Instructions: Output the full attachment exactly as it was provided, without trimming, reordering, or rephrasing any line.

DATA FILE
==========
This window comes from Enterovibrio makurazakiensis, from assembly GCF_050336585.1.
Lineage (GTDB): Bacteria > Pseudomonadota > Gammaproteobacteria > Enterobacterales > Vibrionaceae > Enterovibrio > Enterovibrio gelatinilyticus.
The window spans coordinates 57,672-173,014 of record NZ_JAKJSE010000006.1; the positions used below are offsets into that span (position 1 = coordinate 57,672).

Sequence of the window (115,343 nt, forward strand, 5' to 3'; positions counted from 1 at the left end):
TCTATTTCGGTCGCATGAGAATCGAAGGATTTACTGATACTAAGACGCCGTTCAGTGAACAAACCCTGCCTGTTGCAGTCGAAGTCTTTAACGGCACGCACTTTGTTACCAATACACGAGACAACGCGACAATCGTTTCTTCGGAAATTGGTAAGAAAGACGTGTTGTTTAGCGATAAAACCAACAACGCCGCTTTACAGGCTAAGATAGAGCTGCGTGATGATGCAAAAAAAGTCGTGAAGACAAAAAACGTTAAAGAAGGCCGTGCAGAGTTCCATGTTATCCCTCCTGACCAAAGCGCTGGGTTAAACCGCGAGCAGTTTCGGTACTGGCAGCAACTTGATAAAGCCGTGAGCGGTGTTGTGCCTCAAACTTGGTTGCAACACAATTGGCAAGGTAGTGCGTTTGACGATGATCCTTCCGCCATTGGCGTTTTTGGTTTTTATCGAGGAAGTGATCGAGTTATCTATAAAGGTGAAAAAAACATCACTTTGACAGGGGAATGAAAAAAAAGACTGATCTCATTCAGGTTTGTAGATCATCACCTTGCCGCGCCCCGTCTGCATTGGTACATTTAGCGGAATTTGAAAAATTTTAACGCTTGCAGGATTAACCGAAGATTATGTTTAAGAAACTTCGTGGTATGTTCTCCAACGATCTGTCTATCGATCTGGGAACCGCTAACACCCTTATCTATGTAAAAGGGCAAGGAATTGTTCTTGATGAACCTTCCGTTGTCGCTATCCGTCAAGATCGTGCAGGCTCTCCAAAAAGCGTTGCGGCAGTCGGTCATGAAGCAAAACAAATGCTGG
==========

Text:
This window comes from Enterovibrio makurazakiensis, from assembly GCF_050336585.1.
Lineage (GTDB): Bacteria > Pseudomonadota > Gammaproteobacteria > Enterobacterales > Vibrionaceae > Enterovibrio > Enterovibrio gelatinilyticus.
The window spans coordinates 57,672-173,014 of record NZ_JAKJSE010000006.1; the positions used below are offsets into that span (position 1 = coordinate 57,672).

Sequence of the window (115,343 nt, forward strand, 5' to 3'; positions counted from 1 at the left end):
TCTATTTCGGTCGCATGAGAATCGAAGGATTTACTGATACTAAGACGCCGTTCAGTGAACAAACCCTGCCTGTTGCAGTCGAAGTCTTTAACGGCACGCACTTTGTTACCAATACACGAGACAACGCGACAATCGTTTCTTCGGAAATTGGTAAGAAAGACGTGTTGTTTAGCGATAAAACCAACAACGCCGCTTTACAGGCTAAGATAGAGCTGCGTGATGATGCAAAAAAAGTCGTGAAGACAAAAAACGTTAAAGAAGGCCGTGCAGAGTTCCATGTTATCCCTCCTGACCAAAGCGCTGGGTTAAACCGCGAGCAGTTTCGGTACTGGCAGCAACTTGATAAAGCCGTGAGCGGTGTTGTGCCTCAAACTTGGTTGCAACACAATTGGCAAGGTAGTGCGTTTGACGATGATCCTTCCGCCATTGGCGTTTTTGGTTTTTATCGAGGAAGTGATCGAGTTATCTATAAAGGTGAAAAAAACATCACTTTGACAGGGGAATGAAAAAAAAGACTGATCTCATTCAGGTTTGTAGATCATCACCTTGCCGCGCCCCGTCTGCATTGGTACATTTAGCGGAATTTGAAAAATTTTAACGCTTGCAGGATTAACCGAAGATTATGTTTAAGAAACTTCGTGGTATGTTCTCCAACGATCTGTCTATCGATCTGGGAACCGCTAACACCCTTATCTATGTAAAAGGGCAAGGAATTGTTCTTGATGAACCTTCCGTTGTCGCTATCCGTCAAGATCGTGCAGGCTCTCCAAAAAGCGTTGCGGCAGTCGGTCATGAAGCAAAACAAATGCTGG